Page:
When Cayman had its first bowling alley on West Bay Road, in The Greenery plaza, my friends and I used to head there after going to the bars, and bowl until the wee hours. Remember those days?
I was going through a phase of acrylic nails that made it downright dangerous to stick my fingers in the holes of the bowling balls, so I would therefore grasp the ball with my two hands on either side, and swing it betwixt my legs, releasing it in a haphazard fashion; hoping that it would hit at least one of the pins.
King’s Sports Centre now offers King Pin Bowling, and I am no longer sporting Freddy Krueger nails, so perhaps I’ll head down there one of these days to see if my aim is any better when I’m using the correct techniques.
In the meantime, it might behoove me to become more familiar with the game through the PBA Bowling Challenge app, if for no other reason than I don’t even know how to score the game. I know what a strike is, and a spare, and I’m certainly au fait with a gutter ball, but beyond that, I haven’t a clue.
This app is a free download, with in-app purchases available. Although I’m really not keen on the latter, as it can get expensive if you become addicted, I figured I’d give the bowling challenge a try.
Besides, when I was “bowling” all those years ago, it’s not like I joined a league, bought my own shoes and ball, and started wearing bright polyester shirts. I reckoned the odds were low that I’d end up getting a second mortgage so I could afford to keep playing.
How it works
When you open the app, it gives you the main menu on the left, offering “Play,” “Practice,” “Multiplayer,” and “Score Sheet.” To get a feel for the way the app works, you may want to try Practice mode first, unless you’re a devil-may-care, fly-by-the-seat-of-your-pants kinda person.
Although the scores you get whenever you play practice games won’t be counted toward any scoreboards, that may not be a bad thing. Once you’re feeling confident enough with the controls, you can then go on to the real action.
Your game begins with your ball in front of you, and the 10 pins in the distance. Before you begin, you’ll get simple instructions on how to position the ball, and then send it down the lane.
All you have to do is swipe it left or right, and then forward, to put it in motion. Keen bowlers will also be happy to know that they can “hook” the ball by turning their device, adding a bit more reality to the experience.
Along the top of the screen are a lot of symbols with numbers beside them. The lightning bolt represents “energy” – needed to enter and participate in tournaments; the ticket stub keeps track of your “tickets,” which will allow you to purchase upgraded balls and other options; and the “gold pin,” which does the same, is more rare and valuable, giving you even more purchasing power in the app. Packs of gold pins can be replenished through in-app purchases.
In the top right-hand corner you’ll see what appears to be a way of getting those gold pins for free. Tap it, and you’ll be taken to another screen, encouraging you to try a mess o’ other apps, and in return, they’ll give you gold pins. Will these be deals with the devil? Who knows until you try. You may be sorely tempted when you see the gorgeous “bling” balls on offer in the store.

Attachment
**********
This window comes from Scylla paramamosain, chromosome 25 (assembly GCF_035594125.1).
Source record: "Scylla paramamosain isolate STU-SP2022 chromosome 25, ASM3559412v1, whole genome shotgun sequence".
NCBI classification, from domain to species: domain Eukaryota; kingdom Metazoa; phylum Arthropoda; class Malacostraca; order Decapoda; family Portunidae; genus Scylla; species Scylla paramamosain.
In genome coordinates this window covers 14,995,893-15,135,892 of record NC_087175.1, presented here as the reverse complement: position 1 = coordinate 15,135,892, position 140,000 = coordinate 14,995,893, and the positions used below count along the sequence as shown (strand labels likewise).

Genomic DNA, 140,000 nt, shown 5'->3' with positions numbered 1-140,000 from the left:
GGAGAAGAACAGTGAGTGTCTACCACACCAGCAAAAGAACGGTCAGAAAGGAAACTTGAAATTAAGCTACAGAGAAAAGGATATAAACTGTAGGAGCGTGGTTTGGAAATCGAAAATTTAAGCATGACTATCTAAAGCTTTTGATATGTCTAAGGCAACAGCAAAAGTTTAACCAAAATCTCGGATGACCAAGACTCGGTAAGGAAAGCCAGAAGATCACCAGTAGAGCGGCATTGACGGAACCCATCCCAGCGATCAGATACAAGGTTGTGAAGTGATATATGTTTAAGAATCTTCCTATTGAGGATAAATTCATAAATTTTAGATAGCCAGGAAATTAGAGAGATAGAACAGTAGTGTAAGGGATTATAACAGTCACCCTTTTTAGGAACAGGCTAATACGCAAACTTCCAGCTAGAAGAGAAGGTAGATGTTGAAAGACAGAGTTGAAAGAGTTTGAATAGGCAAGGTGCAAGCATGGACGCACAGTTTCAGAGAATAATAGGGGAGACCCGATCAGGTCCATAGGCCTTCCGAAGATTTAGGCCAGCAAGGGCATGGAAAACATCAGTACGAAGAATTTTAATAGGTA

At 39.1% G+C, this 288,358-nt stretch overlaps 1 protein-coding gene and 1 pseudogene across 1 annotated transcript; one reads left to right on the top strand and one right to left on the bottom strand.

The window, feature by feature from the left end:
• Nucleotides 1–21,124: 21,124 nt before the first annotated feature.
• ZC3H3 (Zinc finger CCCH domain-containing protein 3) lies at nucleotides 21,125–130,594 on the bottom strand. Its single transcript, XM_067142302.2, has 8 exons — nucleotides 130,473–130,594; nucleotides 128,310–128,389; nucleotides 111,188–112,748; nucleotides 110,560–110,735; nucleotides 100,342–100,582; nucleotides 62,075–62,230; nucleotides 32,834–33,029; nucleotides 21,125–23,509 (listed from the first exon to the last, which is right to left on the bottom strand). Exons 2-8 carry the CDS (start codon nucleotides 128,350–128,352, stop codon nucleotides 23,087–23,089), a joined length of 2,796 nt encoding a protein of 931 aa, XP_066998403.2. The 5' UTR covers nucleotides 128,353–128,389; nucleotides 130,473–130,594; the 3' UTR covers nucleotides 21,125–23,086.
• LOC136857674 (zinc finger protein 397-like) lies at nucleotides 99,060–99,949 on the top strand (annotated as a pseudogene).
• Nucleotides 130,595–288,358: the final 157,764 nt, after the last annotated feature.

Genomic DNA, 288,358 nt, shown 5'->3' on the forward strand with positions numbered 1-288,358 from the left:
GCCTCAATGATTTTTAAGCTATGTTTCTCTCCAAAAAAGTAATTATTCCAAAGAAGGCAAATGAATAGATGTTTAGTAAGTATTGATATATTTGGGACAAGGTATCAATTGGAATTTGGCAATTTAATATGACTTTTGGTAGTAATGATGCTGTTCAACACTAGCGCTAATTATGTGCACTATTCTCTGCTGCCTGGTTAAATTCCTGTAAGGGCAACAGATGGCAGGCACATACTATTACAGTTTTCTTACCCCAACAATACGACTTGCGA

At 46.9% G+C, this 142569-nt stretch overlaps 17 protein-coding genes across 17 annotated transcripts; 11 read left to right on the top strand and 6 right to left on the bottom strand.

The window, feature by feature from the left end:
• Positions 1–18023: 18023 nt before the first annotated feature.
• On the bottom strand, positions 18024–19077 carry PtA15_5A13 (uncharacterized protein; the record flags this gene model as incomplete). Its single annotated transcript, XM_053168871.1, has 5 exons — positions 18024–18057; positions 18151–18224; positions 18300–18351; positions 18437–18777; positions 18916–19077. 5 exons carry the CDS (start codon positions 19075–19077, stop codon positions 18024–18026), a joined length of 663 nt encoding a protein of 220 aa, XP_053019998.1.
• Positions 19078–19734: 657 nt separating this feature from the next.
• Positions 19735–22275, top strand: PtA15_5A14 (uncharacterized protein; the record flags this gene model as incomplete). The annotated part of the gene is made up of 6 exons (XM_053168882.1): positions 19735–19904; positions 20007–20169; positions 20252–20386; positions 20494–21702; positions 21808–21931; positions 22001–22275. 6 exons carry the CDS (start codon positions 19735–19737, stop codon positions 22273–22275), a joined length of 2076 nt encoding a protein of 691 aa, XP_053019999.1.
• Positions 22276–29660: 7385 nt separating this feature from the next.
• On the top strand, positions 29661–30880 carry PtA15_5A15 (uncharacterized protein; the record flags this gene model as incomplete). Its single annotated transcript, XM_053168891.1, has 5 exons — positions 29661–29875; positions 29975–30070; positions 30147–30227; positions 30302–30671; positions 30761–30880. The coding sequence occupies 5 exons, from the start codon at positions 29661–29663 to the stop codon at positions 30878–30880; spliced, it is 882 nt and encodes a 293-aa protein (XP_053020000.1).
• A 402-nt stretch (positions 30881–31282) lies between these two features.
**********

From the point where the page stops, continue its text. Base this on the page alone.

The bottom right-hand corner has icons that take you to information on your achievements, rankings, settings (you can choose to change the way you control the ball), and fairly detailed instructions on gameplay and what all the different symbols mean. You’ll also get further information on special balls available for purchase, including the Lightning Ball, Split Ball and Bomb Ball. Oo!
Feeling confident? Now it’s time to play for real! Be a single player, or choose the Multiplayer mode, where you can invite friends or bowl against random players. Entry fees and payouts increase with player levels.
When I tried it
At the very beginning I could see that I was a much better virtual bowler than I was in real life, which had me suspecting that this app wasn’t really a true test of one’s skills. By the third or fourth game, however, ye olde wobbly ball began raising its ugly head, and I settled into a familiar game of random luck.
When you swipe the ball to move it forward, the speed at which it’s moving will be displayed. It took me a bit of training to get the speed up. I could have sworn I was swiping in the same way each time, but apparently not. I had it limping along at about 8 miles per hour, before I managed to get it up to 16 miles per hour, which certainly made a greater impact on the pins. I even got a few strikes!
Maybe it was time for me to get some virtual bowling shoes …
Whether using this app will improve my actual bowling game, I have yet to discover, but it’s certainly lots of fun to play. I started off in “The Dive” bowling alley, and it wasn’t long before I wanted to upgrade my balls. I gave the Lightning Ball a try, and the Split. I could get used to all this help.
It’ll probably be a nasty shock when I finally get round to King Pin Bowling at the King’s Sports Centre, and find that the balls won’t light up or split in two, so perhaps I’ll stick with the dream world of PBA Bowling Challenge, where in my mind, I’m the Roy Munson of the alley.
PBA Bowling Challenge
- Cost: Free (with in-app purchases)
- Seller: Concrete Software, Inc.
- Devices: iOS and Android
- Rating: E for Everyone
Great graphics and color. Lots of options. Free.
Pesky in-app purchases.